Rocket’s look is essentially unchanged from his Guardians Vol. 2 look (which was itself pretty much the same as his look from the end of the first film).  The figure stands about 3 inches tall and the has 7 points of articulation.  The sizing of this figure is much smaller, so it made more sense to do the two-pack thing for him.  His sculpt is decent enough.  Obviously, not quite as impressive as the recent Legends figure, but certainly superior to the Vol. 1 version.  No elbow joints, but at least this one can actually move his legs.  That’s certainly a plus in my book.  The level of detailing could perhaps be a touch sharper, and it’s hard to make out any sort of expression on his face, but for the style of the line, it’s a pretty solid sculpt.  His paintwork is probably the most nuanced of the figures I’ve looked at so far from the line, especially on the face, which features a number of variations in the coloring of his fur.  The work on his jumpsuit and armor plates is a little fuzzy around the edges, but it isn’t terrible.  Rocket is packed with a rather large gun, which, unfortunately, he can’t really hold that well.  He also has the Power Stone, which is the first repeated stone we’ve gotten (having been also included with Black Widow).


Groot is possibly one of the most changed characters for Infinity War, having aged to adolescence over the course of the Vol. 2 stinger scenes.  This is our first Teen Groot figure.  The figure is 5 1/2 inches tall and has the same 11 points of articulation as most of the other figures in this line.  His sculpt is once again all-new, and it’s probably my favorite of the sculpts from the basic line.  What I really like about it is how well it can slip in with a set-up of Legends figures, should you be so inclined.  The level of detail is still a little simpler, but it’s really not that far off.  He definitely has some similarities to the Build-A-Figure Groot, which was one of my favorite sculpts of the time.  I quite like Teen Groots sulky expression, which perfectly encapsulates what we’ve seen of him so far.  Like Rocket, Groot’s paintwork is more nuanced than the others in the line.  There’s some darker accent work, as well as a little bit of green, since he’s a plant and all.  It’s perhaps not as subtle as I’d like, but it’s still much better than just getting a straight brown.  Teen Groot has no accessories of his own, but with Rocket and all of his extras, it’s not like this pack is particularly light.


This set, along with Widow, is what really sold me on the whole line.  Sure, there’s a Legends set with these two in the pipeline, but without them being available right now, and with Groot being the only of the Guardians to be notably different, this set certainly has quite a bit of appeal.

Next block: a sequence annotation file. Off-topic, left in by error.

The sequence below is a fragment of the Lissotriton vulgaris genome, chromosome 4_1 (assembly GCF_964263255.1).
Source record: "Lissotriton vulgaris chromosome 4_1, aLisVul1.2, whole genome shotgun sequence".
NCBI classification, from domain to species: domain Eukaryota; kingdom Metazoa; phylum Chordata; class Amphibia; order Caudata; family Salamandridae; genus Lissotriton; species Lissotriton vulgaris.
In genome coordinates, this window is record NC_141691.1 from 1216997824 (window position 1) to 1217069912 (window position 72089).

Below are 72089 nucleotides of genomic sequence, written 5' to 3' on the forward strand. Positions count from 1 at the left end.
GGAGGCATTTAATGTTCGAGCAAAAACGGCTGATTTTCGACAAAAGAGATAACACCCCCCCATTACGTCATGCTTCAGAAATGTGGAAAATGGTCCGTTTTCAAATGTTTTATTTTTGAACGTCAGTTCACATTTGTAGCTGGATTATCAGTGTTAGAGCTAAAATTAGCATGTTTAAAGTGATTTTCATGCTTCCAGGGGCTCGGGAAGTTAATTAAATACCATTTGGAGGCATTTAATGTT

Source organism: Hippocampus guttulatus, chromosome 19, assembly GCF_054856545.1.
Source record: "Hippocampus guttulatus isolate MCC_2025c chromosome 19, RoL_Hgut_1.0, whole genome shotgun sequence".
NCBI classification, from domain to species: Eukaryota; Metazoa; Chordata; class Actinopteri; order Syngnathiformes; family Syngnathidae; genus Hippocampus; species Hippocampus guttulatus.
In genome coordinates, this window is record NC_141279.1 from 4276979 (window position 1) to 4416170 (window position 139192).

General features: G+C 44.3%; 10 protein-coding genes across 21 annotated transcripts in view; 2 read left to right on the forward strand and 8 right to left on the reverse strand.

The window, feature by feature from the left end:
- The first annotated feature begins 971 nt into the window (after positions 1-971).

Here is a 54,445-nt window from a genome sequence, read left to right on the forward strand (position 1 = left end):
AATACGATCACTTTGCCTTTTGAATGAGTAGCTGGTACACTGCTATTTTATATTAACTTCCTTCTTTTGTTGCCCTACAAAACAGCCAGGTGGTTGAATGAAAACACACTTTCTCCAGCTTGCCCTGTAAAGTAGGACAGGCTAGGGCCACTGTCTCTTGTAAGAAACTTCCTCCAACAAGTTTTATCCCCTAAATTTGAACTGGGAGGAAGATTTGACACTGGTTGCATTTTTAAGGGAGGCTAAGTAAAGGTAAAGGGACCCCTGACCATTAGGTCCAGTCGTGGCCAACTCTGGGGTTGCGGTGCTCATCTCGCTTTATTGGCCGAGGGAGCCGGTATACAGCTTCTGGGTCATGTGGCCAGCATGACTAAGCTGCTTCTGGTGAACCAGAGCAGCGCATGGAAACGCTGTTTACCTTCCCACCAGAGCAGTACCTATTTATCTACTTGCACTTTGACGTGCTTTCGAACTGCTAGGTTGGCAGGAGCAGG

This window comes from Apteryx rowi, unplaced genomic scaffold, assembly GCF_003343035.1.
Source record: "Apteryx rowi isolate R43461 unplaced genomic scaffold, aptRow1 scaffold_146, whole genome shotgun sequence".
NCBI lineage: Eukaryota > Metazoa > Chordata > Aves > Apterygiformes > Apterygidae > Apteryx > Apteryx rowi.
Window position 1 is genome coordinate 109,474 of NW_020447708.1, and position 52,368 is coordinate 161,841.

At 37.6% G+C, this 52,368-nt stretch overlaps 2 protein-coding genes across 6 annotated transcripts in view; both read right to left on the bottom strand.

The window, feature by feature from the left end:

#1433: Rocket Raccoon & Groot



“A genetically engineered raccoon and a regenerating, tree-like humanoid, Rocket and Groot make for a one of a kind duo -– not sure what kind, but definitely one of a kind.”

I didn’t get much chance to mention it, but Guardians of the Galaxy Vol. 2 was one of my favorite movies of this past year.  I very much enjoyed the first one, so I was expecting to like the sequel, but I was actually a little surprised by just how much I liked it.  It’s possibly my favorite MCU film yet, and that’s a pretty big thing for me to say.  Despite my immense enjoyment of the film, up until recently, I had very little in the way of toys from it.  Why?  Because of poor distribution, that’s why.  But it’s sort of getting better now.  Without further ado, here’s everyone’s favorite space-fairing smuggling duo since Han Solo and Chewbacca, Rocket and Groot!


Rocket Raccoon and Groot are “figure” 1 in the Mantis Series of Marvel Legends, which is the second Guardians-themed assortment of 2017, following January’s Titus Series. Though both characters are billed in a way that might suggest this is a two-pack, this is really a Rocket figure that includes a small Groot figurine as an accessory.  So, with that in mind, I’ll be reviewing them that way.  Rocket stands about 3 inches tall and he has 24 points of articulation.  Rocket is an all-new sculpt, re-using no pieces from the prior version of the character.  That’s definitely for the best; while I never hated the older figure, there’s no denying that it was by far the weakest of the original set. The articulation is definitely much improved over the prior figure; this guy actually can move his legs, which is a definite *step* up.  Get it?  …Yeah.  The articulated legs mean that this Rocket figure can actually stand a bit better than the last figure, and he’s just a lot less clunky in general.  He also largely improves the film accuracy of Rocket.  The texture on the hair is definitely of a higher detail and the overall proportions seem a bit more balanced and consistent with Rocket’s CG model.  The figure as a whole is a fair bit smaller than the last one, which is definitely a plus, since that one was a bit on the large side.  While the body certainly has a lot of improvements, the greatest leaps are definitely on the head, or should I say heads?  There are two of them around, offering us two different expressions for Rocket.  There’s a slightly more calm one, and then there’s one that’s looks like he’s going ballistic.  Both heads sport a lot more character than the prior head, which looked more like a generic raccoon.  I really like how well they’ve captured Rocket’s expressions here, and the level of detail on both heads is truly amazing.  Hasbro’s really been improving on paint, and Rocket definitely falls in line with that.  His head uses the new matrix printing stuff they’ve been trying out recently, which allows for more variation to the shades of his fur.  It’s still a bit more jarring than it would be in real life, but it’s great for the scale and price point.  The rest of the paint is respectable work all around; the application is pretty clean and it all matches up nicely with the film.  Rocket is packed with a pair of blasters (fun fact: the one in his right hand is actually patterned on the Nerf Nitefinder IX-3; thanks Tim!), as well as the torso of Mantis.  There’s also the previously mentioned Groot figurine.  This little guy’s about 3/4 of an inch tall.  He’s got no articulation, but that’s excusable at this scale.  I do wish he could stand a little better; you have to sort of bend his legs out and set him in place.  He’s depicted here in his Ravager jumpsuit, which is well rendered, and the sculpt is general is quite nice and accurate to Groot’s on-screen counterpart.  Some of the details are a little soft, but again, at this scale, I’ll forgive some of that.